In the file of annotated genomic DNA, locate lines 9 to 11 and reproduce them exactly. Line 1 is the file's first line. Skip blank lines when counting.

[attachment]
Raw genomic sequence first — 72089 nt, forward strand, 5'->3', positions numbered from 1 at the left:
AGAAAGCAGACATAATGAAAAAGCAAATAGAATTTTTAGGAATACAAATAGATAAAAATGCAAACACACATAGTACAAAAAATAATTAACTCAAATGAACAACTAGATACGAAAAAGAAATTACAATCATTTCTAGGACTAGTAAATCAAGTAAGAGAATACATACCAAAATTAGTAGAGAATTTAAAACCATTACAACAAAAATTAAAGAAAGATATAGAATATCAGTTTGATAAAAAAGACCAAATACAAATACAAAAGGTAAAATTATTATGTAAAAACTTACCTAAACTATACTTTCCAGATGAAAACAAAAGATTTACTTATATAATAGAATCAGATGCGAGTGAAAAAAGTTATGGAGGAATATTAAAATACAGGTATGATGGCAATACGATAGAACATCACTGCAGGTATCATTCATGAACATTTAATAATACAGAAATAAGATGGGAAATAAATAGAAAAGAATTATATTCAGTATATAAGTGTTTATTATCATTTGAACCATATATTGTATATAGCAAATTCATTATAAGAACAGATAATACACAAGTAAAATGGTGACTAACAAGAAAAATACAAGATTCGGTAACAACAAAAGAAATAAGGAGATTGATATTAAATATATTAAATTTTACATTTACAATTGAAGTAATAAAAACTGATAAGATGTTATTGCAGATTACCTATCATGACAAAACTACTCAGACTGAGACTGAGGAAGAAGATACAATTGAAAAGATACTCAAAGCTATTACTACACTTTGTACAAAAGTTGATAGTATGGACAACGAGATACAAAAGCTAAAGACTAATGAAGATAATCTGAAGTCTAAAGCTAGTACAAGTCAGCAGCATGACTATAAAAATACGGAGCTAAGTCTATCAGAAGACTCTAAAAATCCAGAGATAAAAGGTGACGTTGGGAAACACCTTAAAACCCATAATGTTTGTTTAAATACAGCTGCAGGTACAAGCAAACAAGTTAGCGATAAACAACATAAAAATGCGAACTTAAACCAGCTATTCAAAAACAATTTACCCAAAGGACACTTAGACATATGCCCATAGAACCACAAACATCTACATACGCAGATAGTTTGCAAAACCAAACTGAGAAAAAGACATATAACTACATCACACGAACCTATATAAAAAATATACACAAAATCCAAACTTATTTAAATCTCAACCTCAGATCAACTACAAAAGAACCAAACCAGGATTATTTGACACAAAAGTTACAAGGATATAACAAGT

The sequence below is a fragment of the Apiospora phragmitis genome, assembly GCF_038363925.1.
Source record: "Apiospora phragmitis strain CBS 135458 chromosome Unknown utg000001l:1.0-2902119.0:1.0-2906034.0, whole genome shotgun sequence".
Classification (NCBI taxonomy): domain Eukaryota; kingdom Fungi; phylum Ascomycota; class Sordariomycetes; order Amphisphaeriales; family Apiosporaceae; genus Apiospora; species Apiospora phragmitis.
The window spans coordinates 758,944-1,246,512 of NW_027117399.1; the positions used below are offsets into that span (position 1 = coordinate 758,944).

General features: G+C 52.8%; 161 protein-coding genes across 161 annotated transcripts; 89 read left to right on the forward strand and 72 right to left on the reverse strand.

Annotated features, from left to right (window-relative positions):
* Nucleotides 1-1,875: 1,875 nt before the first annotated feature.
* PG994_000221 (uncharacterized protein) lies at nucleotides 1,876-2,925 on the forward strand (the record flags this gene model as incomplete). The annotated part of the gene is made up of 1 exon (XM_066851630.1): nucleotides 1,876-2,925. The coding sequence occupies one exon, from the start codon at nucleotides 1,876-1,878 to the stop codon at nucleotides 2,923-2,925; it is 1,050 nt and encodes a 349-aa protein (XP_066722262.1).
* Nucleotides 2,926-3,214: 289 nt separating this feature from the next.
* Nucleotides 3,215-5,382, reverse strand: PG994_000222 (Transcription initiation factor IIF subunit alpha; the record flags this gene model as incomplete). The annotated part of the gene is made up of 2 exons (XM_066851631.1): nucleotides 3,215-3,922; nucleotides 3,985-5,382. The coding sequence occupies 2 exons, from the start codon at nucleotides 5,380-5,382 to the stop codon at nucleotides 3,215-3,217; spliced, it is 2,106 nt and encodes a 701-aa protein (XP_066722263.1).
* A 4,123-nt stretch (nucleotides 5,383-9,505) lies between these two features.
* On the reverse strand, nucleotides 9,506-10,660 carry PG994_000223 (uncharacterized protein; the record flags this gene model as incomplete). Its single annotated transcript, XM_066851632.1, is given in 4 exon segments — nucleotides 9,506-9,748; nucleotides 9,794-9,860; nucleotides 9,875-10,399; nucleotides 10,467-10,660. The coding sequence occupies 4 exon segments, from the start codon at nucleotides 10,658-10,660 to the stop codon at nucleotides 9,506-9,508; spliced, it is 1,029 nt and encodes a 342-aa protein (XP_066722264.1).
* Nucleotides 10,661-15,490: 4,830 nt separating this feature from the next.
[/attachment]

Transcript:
* Nucleotides 1-1,875: 1,875 nt before the first annotated feature.
* PG994_000221 (uncharacterized protein) lies at nucleotides 1,876-2,925 on the forward strand (the record flags this gene model as incomplete). The annotated part of the gene is made up of 1 exon (XM_066851630.1): nucleotides 1,876-2,925. The coding sequence occupies one exon, from the start codon at nucleotides 1,876-1,878 to the stop codon at nucleotides 2,923-2,925; it is 1,050 nt and encodes a 349-aa protein (XP_066722262.1).
* Nucleotides 2,926-3,214: 289 nt separating this feature from the next.